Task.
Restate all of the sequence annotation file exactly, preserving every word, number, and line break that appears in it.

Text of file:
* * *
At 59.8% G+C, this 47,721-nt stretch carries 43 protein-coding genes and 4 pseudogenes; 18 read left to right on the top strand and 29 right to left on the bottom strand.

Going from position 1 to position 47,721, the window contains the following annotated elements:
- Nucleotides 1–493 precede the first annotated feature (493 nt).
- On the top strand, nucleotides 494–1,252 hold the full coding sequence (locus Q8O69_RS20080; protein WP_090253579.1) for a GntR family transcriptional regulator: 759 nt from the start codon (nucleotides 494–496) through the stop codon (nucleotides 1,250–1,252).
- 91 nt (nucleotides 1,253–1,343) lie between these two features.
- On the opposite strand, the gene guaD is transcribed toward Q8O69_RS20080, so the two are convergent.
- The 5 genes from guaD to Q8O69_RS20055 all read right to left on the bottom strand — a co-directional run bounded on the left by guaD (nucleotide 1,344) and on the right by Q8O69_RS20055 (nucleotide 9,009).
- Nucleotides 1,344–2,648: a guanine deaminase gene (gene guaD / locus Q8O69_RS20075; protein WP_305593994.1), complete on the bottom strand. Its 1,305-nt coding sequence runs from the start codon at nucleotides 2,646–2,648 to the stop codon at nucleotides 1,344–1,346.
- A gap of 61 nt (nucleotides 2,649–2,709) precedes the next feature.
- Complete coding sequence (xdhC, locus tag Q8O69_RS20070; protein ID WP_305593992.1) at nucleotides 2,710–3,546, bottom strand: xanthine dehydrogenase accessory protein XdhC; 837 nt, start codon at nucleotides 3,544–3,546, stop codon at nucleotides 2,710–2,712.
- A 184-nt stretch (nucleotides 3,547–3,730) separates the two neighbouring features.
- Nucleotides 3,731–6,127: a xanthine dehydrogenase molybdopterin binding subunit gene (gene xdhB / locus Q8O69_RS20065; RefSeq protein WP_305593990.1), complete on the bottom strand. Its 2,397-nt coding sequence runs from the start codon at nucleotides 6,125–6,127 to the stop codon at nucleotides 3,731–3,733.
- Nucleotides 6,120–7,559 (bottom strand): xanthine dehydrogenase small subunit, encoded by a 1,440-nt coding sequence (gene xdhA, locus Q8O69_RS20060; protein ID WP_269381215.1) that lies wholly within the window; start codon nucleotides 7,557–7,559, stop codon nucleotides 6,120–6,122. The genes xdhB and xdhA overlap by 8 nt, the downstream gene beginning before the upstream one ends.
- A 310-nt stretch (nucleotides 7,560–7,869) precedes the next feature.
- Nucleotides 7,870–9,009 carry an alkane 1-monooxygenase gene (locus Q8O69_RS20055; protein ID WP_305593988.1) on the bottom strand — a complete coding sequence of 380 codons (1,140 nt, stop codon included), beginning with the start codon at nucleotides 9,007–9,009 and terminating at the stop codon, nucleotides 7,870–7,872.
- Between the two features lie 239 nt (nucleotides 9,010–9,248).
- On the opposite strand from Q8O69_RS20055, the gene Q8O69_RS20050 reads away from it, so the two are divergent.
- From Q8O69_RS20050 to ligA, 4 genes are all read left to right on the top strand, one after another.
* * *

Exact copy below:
At 59.8% G+C, this 47,721-nt stretch carries 43 protein-coding genes and 4 pseudogenes; 18 read left to right on the top strand and 29 right to left on the bottom strand.

Going from position 1 to position 47,721, the window contains the following annotated elements:
- Nucleotides 1–493 precede the first annotated feature (493 nt).
- On the top strand, nucleotides 494–1,252 hold the full coding sequence (locus Q8O69_RS20080; protein WP_090253579.1) for a GntR family transcriptional regulator: 759 nt from the start codon (nucleotides 494–496) through the stop codon (nucleotides 1,250–1,252).
- 91 nt (nucleotides 1,253–1,343) lie between these two features.
- On the opposite strand, the gene guaD is transcribed toward Q8O69_RS20080, so the two are convergent.
- The 5 genes from guaD to Q8O69_RS20055 all read right to left on the bottom strand — a co-directional run bounded on the left by guaD (nucleotide 1,344) and on the right by Q8O69_RS20055 (nucleotide 9,009).
- Nucleotides 1,344–2,648: a guanine deaminase gene (gene guaD / locus Q8O69_RS20075; protein WP_305593994.1), complete on the bottom strand. Its 1,305-nt coding sequence runs from the start codon at nucleotides 2,646–2,648 to the stop codon at nucleotides 1,344–1,346.
- A gap of 61 nt (nucleotides 2,649–2,709) precedes the next feature.
- Complete coding sequence (xdhC, locus tag Q8O69_RS20070; protein ID WP_305593992.1) at nucleotides 2,710–3,546, bottom strand: xanthine dehydrogenase accessory protein XdhC; 837 nt, start codon at nucleotides 3,544–3,546, stop codon at nucleotides 2,710–2,712.
- A 184-nt stretch (nucleotides 3,547–3,730) separates the two neighbouring features.
- Nucleotides 3,731–6,127: a xanthine dehydrogenase molybdopterin binding subunit gene (gene xdhB / locus Q8O69_RS20065; RefSeq protein WP_305593990.1), complete on the bottom strand. Its 2,397-nt coding sequence runs from the start codon at nucleotides 6,125–6,127 to the stop codon at nucleotides 3,731–3,733.
- Nucleotides 6,120–7,559 (bottom strand): xanthine dehydrogenase small subunit, encoded by a 1,440-nt coding sequence (gene xdhA, locus Q8O69_RS20060; protein ID WP_269381215.1) that lies wholly within the window; start codon nucleotides 7,557–7,559, stop codon nucleotides 6,120–6,122. The genes xdhB and xdhA overlap by 8 nt, the downstream gene beginning before the upstream one ends.
- A 310-nt stretch (nucleotides 7,560–7,869) precedes the next feature.
- Nucleotides 7,870–9,009 carry an alkane 1-monooxygenase gene (locus Q8O69_RS20055; protein ID WP_305593988.1) on the bottom strand — a complete coding sequence of 380 codons (1,140 nt, stop codon included), beginning with the start codon at nucleotides 9,007–9,009 and terminating at the stop codon, nucleotides 7,870–7,872.
- Between the two features lie 239 nt (nucleotides 9,010–9,248).
- On the opposite strand from Q8O69_RS20055, the gene Q8O69_RS20050 reads away from it, so the two are divergent.
- From Q8O69_RS20050 to ligA, 4 genes are all read left to right on the top strand, one after another.